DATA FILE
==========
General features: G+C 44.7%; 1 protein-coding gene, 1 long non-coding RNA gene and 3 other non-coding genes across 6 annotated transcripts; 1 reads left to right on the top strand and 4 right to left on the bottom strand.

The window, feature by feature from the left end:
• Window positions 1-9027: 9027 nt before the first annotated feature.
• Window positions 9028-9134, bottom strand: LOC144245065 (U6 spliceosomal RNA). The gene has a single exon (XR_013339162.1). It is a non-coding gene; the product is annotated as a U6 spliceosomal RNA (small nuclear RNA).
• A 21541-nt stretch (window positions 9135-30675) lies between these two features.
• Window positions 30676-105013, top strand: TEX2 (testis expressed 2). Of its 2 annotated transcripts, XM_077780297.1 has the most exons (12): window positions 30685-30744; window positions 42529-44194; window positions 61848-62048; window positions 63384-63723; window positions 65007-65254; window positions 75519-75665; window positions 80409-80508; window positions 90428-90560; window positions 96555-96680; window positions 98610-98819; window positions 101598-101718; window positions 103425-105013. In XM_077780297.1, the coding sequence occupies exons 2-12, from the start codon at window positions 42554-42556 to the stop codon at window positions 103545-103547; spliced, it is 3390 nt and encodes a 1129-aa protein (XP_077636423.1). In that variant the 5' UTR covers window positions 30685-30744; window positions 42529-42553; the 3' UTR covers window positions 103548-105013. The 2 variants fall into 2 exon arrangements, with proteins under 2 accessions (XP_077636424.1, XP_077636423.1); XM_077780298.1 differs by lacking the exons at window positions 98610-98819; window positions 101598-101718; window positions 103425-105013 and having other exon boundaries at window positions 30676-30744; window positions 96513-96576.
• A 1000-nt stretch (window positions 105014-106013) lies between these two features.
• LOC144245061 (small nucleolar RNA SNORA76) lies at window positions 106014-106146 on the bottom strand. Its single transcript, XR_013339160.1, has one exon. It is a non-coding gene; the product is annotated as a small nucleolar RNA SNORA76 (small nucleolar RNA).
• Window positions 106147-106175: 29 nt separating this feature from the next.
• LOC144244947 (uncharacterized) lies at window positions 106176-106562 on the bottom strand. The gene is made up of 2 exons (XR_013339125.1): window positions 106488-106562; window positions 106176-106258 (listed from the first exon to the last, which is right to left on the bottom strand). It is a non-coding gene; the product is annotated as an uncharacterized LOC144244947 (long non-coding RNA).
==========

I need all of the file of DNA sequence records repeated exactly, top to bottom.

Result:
General features: G+C 44.7%; 1 protein-coding gene, 1 long non-coding RNA gene and 3 other non-coding genes across 6 annotated transcripts; 1 reads left to right on the top strand and 4 right to left on the bottom strand.

The window, feature by feature from the left end:
• Window positions 1-9027: 9027 nt before the first annotated feature.
• Window positions 9028-9134, bottom strand: LOC144245065 (U6 spliceosomal RNA). The gene has a single exon (XR_013339162.1). It is a non-coding gene; the product is annotated as a U6 spliceosomal RNA (small nuclear RNA).
• A 21541-nt stretch (window positions 9135-30675) lies between these two features.
• Window positions 30676-105013, top strand: TEX2 (testis expressed 2). Of its 2 annotated transcripts, XM_077780297.1 has the most exons (12): window positions 30685-30744; window positions 42529-44194; window positions 61848-62048; window positions 63384-63723; window positions 65007-65254; window positions 75519-75665; window positions 80409-80508; window positions 90428-90560; window positions 96555-96680; window positions 98610-98819; window positions 101598-101718; window positions 103425-105013. In XM_077780297.1, the coding sequence occupies exons 2-12, from the start codon at window positions 42554-42556 to the stop codon at window positions 103545-103547; spliced, it is 3390 nt and encodes a 1129-aa protein (XP_077636423.1). In that variant the 5' UTR covers window positions 30685-30744; window positions 42529-42553; the 3' UTR covers window positions 103548-105013. The 2 variants fall into 2 exon arrangements, with proteins under 2 accessions (XP_077636424.1, XP_077636423.1); XM_077780298.1 differs by lacking the exons at window positions 98610-98819; window positions 101598-101718; window positions 103425-105013 and having other exon boundaries at window positions 30676-30744; window positions 96513-96576.
• A 1000-nt stretch (window positions 105014-106013) lies between these two features.
• LOC144245061 (small nucleolar RNA SNORA76) lies at window positions 106014-106146 on the bottom strand. Its single transcript, XR_013339160.1, has one exon. It is a non-coding gene; the product is annotated as a small nucleolar RNA SNORA76 (small nucleolar RNA).
• Window positions 106147-106175: 29 nt separating this feature from the next.
• LOC144244947 (uncharacterized) lies at window positions 106176-106562 on the bottom strand. The gene is made up of 2 exons (XR_013339125.1): window positions 106488-106562; window positions 106176-106258 (listed from the first exon to the last, which is right to left on the bottom strand). It is a non-coding gene; the product is annotated as an uncharacterized LOC144244947 (long non-coding RNA).